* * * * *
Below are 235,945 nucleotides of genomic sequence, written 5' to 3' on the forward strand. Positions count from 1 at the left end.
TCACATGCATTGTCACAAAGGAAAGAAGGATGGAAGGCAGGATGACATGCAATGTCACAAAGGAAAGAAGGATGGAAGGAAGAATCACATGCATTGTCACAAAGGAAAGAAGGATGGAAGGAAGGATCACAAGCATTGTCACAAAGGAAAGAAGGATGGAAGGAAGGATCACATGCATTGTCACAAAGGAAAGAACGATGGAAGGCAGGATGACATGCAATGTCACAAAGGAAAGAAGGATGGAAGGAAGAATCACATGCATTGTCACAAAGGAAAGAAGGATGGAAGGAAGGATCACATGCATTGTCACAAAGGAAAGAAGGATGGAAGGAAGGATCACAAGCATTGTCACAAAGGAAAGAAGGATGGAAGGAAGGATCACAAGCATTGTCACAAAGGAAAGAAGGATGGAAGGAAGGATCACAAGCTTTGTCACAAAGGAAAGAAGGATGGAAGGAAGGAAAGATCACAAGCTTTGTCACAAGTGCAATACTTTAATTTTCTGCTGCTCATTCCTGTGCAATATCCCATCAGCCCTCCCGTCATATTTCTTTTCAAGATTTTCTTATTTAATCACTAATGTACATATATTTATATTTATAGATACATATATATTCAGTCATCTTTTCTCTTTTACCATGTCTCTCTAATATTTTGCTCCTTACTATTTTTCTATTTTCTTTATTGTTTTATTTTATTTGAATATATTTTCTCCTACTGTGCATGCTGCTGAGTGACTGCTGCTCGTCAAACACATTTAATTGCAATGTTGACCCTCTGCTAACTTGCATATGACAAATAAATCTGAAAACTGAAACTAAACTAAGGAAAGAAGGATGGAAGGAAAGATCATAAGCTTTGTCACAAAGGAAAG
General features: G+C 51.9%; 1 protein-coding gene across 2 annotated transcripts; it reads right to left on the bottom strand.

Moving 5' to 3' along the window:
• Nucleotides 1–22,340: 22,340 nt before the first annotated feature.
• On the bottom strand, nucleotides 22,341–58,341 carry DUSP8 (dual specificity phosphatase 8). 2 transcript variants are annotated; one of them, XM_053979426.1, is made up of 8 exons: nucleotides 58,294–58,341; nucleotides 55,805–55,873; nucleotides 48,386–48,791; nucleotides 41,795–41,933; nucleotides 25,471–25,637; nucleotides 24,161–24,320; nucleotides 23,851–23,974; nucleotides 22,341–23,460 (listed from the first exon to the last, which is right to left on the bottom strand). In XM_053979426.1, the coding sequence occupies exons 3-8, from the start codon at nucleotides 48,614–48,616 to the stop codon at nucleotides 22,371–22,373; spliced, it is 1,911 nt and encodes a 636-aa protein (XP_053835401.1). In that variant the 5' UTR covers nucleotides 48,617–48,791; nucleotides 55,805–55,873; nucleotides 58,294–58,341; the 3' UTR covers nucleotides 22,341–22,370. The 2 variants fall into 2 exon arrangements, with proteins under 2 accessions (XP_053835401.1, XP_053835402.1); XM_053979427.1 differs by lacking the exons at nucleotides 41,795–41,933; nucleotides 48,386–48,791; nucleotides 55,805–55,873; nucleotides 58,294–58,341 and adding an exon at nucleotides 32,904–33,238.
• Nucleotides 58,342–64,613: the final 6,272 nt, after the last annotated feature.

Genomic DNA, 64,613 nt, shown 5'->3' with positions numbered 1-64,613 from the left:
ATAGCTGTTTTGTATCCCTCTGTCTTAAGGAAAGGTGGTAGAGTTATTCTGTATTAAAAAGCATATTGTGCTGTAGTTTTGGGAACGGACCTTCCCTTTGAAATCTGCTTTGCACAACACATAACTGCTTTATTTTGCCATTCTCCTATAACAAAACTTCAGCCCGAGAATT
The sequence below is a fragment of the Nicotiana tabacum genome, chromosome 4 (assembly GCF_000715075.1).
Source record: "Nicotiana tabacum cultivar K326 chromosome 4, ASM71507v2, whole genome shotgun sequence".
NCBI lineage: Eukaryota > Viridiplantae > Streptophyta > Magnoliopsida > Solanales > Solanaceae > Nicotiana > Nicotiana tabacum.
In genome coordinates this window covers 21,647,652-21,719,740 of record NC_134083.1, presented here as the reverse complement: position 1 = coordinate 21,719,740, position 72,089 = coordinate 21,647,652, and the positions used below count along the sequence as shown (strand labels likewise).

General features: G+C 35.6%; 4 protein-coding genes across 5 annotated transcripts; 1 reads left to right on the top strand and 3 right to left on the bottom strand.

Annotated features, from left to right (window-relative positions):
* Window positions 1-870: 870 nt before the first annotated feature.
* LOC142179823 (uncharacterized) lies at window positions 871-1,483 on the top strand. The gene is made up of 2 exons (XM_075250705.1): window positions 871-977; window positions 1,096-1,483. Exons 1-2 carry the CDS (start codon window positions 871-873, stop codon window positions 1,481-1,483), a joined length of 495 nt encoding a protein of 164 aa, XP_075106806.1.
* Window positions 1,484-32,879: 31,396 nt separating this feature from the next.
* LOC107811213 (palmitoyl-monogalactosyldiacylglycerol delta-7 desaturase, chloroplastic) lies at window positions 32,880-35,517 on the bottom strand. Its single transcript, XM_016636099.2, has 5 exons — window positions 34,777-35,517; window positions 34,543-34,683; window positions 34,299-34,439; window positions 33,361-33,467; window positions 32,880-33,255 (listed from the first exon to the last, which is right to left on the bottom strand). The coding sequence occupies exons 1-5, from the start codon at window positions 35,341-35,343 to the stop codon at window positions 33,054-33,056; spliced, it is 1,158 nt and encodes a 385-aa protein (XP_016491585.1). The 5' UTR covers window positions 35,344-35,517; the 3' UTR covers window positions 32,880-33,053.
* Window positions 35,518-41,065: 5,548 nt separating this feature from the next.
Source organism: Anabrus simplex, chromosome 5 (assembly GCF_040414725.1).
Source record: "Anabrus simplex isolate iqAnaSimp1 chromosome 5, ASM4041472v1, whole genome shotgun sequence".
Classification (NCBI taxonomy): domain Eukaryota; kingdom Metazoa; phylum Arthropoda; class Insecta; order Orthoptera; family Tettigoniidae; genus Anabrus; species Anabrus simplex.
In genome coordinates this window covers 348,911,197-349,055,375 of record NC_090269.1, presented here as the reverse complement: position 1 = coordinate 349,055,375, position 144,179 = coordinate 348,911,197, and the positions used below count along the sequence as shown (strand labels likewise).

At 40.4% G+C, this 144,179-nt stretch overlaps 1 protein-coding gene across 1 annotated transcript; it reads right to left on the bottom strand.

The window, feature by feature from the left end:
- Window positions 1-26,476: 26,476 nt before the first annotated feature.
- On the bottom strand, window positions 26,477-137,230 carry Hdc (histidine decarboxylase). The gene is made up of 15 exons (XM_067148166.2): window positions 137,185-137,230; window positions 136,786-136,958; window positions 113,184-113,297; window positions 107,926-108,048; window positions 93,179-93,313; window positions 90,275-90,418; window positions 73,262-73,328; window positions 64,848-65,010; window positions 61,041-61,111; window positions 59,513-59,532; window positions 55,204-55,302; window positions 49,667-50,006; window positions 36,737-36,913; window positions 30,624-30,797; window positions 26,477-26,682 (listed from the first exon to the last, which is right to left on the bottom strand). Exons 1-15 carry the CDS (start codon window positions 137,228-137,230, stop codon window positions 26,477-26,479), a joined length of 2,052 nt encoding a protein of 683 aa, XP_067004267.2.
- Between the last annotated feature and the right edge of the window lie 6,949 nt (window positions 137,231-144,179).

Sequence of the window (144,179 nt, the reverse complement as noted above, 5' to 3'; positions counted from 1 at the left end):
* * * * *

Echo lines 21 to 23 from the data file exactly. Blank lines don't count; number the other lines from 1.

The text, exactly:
Source organism: Anabrus simplex, chromosome 5 (assembly GCF_040414725.1).
Source record: "Anabrus simplex isolate iqAnaSimp1 chromosome 5, ASM4041472v1, whole genome shotgun sequence".
Classification (NCBI taxonomy): domain Eukaryota; kingdom Metazoa; phylum Arthropoda; class Insecta; order Orthoptera; family Tettigoniidae; genus Anabrus; species Anabrus simplex.